What did you say?
I can hear them talking, but I can’t understand what they are saying.
Through the years I have heard a reoccurring theme as hearing impaired patients try to describe their own hearing problems. The title of this article is the one I hear the most, “I can hear them talking, but I can’t understand what they are saying.” The reason this is their perception has to do with where their hearing loss is located on a graph called an audiogram.
This graph is marked as they respond to signals and tones played both on their head and in their ears. The tones on their head are through a bone conduction oscillator that is placed on the mastoid bone behind the ear. Everyone has a bump behind the ears. That is the mastoid and is like a helmet over the inner ear, the cochlea. This device sends vibrations into the inner ear actually bypassing the outer and middle ear. The best example of bone conduction hearing is when you chew crunchy food with your mouth closed. Few people stop to think about it, but if our mouth is closed while we are chewing that peanut brittle or granola then there is no sound escaping our mouth to go back into our ears, yet we hear it and almost cannot hear anything else while we chew it. That is the bone of our jaws and connected skull conducting the sound into the inner ear by vibration. The sounds played into the ear are called air conduction as this is the primary way we hear with sounds coming through the air into the ear drum, then through the bones of the middle ear, then into that inner ear.
As a patient responds to the sounds first on the head and then into the ear, the hearing professional charts the responses onto a box graph. In one direction loudness is measured and in the other direction we measure frequency, pitches, or tones.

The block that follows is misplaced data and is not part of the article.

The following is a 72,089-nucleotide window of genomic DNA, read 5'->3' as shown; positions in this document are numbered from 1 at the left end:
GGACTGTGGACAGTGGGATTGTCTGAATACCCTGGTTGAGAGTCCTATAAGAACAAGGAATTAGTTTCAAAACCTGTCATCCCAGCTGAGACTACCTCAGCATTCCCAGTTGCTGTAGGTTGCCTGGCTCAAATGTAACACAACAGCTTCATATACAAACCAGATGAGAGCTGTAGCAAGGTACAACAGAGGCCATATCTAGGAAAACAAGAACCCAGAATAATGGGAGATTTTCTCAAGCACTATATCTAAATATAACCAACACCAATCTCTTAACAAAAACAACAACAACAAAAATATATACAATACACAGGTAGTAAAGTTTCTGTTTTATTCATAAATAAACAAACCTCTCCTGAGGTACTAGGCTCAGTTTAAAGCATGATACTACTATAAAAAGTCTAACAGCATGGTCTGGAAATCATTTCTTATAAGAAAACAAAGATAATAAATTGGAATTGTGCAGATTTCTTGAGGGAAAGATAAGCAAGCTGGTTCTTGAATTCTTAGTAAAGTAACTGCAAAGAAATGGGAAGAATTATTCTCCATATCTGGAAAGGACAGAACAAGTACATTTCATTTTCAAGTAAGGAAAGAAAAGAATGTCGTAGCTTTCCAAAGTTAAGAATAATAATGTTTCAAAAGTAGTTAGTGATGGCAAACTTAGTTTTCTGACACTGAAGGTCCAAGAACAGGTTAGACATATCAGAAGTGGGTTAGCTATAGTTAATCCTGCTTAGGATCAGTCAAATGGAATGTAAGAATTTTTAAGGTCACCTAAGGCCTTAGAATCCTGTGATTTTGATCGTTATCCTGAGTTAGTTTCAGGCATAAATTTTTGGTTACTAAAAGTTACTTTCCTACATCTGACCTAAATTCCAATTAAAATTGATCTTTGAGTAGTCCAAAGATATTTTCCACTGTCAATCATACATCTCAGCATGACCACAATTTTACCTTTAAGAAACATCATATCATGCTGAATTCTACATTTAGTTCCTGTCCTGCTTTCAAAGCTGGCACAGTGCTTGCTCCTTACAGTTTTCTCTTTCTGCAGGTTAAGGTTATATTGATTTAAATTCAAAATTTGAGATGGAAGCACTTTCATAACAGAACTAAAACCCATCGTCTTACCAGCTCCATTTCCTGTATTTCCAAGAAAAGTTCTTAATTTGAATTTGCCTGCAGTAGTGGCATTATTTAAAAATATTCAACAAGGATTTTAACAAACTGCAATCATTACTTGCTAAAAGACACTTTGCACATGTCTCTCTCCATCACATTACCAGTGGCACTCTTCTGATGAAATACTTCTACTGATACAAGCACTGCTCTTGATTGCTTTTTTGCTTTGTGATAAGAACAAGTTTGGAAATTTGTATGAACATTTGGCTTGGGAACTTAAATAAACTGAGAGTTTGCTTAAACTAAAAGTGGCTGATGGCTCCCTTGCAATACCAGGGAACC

Unless a patient has had their ears injured by disease or some kind of accident, the typical human hearing loss is in the high frequencies. High frequency loss can be speeded up through exposure to very loud noises such as military or industrial noise and even very loud music. By the way, the iPod generation with have massive hearing loss earlier in their lives than their parents by the volume their music is played into their ears. It is only a matter of time before tens of thousands of them turn to professionals like me for hearing help.
That having been said, high frequency is where the soft consonants ride in speech recognition. There are scientific reasons related to energy, time duration, and origin of the sound on the teeth and lips instead of resonating up through the larynx, but the simple issue is that high frequency loss equals missing soft consonants. When that happens the speech of family and friends starts to muddle and the patient defines it as hearing but not understanding. When that is happening you should get help.
Hearing care is health care. If you have the symptoms of hearing loss let a professional help you find out why. The hearing professional will help you sort out the technology level to meet your need, your budget, and answer your hearing need questions.
Jeffrey L. Bayliff, NBC-HIS, is the owenr of Hear the Birds Hearing Aid Center, Lock Haven, Pa.